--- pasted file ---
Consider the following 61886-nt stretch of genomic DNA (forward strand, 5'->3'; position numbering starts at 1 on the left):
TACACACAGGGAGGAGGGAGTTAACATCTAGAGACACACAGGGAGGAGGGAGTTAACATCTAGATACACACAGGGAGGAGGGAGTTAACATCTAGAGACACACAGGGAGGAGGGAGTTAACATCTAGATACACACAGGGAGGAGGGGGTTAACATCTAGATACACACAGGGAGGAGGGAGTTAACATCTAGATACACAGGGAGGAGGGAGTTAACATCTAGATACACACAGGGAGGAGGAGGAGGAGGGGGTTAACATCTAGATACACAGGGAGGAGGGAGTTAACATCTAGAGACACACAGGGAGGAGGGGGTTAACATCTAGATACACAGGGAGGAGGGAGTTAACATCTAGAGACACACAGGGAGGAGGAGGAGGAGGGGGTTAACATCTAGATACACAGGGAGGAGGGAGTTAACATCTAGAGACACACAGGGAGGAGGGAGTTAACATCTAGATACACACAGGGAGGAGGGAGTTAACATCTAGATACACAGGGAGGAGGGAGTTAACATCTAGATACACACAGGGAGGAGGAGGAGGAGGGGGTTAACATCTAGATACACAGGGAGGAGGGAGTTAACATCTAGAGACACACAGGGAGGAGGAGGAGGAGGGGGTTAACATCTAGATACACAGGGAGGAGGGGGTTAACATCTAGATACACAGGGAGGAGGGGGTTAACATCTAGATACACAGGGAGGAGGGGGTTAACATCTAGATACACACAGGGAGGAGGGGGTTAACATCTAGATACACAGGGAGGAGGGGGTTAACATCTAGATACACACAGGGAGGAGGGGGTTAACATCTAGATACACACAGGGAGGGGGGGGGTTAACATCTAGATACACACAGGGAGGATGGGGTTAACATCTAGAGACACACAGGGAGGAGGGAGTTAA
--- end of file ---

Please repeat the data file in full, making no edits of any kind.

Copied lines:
Consider the following 61886-nt stretch of genomic DNA (forward strand, 5'->3'; position numbering starts at 1 on the left):
TACACACAGGGAGGAGGGAGTTAACATCTAGAGACACACAGGGAGGAGGGAGTTAACATCTAGATACACACAGGGAGGAGGGAGTTAACATCTAGAGACACACAGGGAGGAGGGAGTTAACATCTAGATACACACAGGGAGGAGGGGGTTAACATCTAGATACACACAGGGAGGAGGGAGTTAACATCTAGATACACAGGGAGGAGGGAGTTAACATCTAGATACACACAGGGAGGAGGAGGAGGAGGGGGTTAACATCTAGATACACAGGGAGGAGGGAGTTAACATCTAGAGACACACAGGGAGGAGGGGGTTAACATCTAGATACACAGGGAGGAGGGAGTTAACATCTAGAGACACACAGGGAGGAGGAGGAGGAGGGGGTTAACATCTAGATACACAGGGAGGAGGGAGTTAACATCTAGAGACACACAGGGAGGAGGGAGTTAACATCTAGATACACACAGGGAGGAGGGAGTTAACATCTAGATACACAGGGAGGAGGGAGTTAACATCTAGATACACACAGGGAGGAGGAGGAGGAGGGGGTTAACATCTAGATACACAGGGAGGAGGGAGTTAACATCTAGAGACACACAGGGAGGAGGAGGAGGAGGGGGTTAACATCTAGATACACAGGGAGGAGGGGGTTAACATCTAGATACACAGGGAGGAGGGGGTTAACATCTAGATACACAGGGAGGAGGGGGTTAACATCTAGATACACACAGGGAGGAGGGGGTTAACATCTAGATACACAGGGAGGAGGGGGTTAACATCTAGATACACACAGGGAGGAGGGGGTTAACATCTAGATACACACAGGGAGGGGGGGGGTTAACATCTAGATACACACAGGGAGGATGGGGTTAACATCTAGAGACACACAGGGAGGAGGGAGTTAA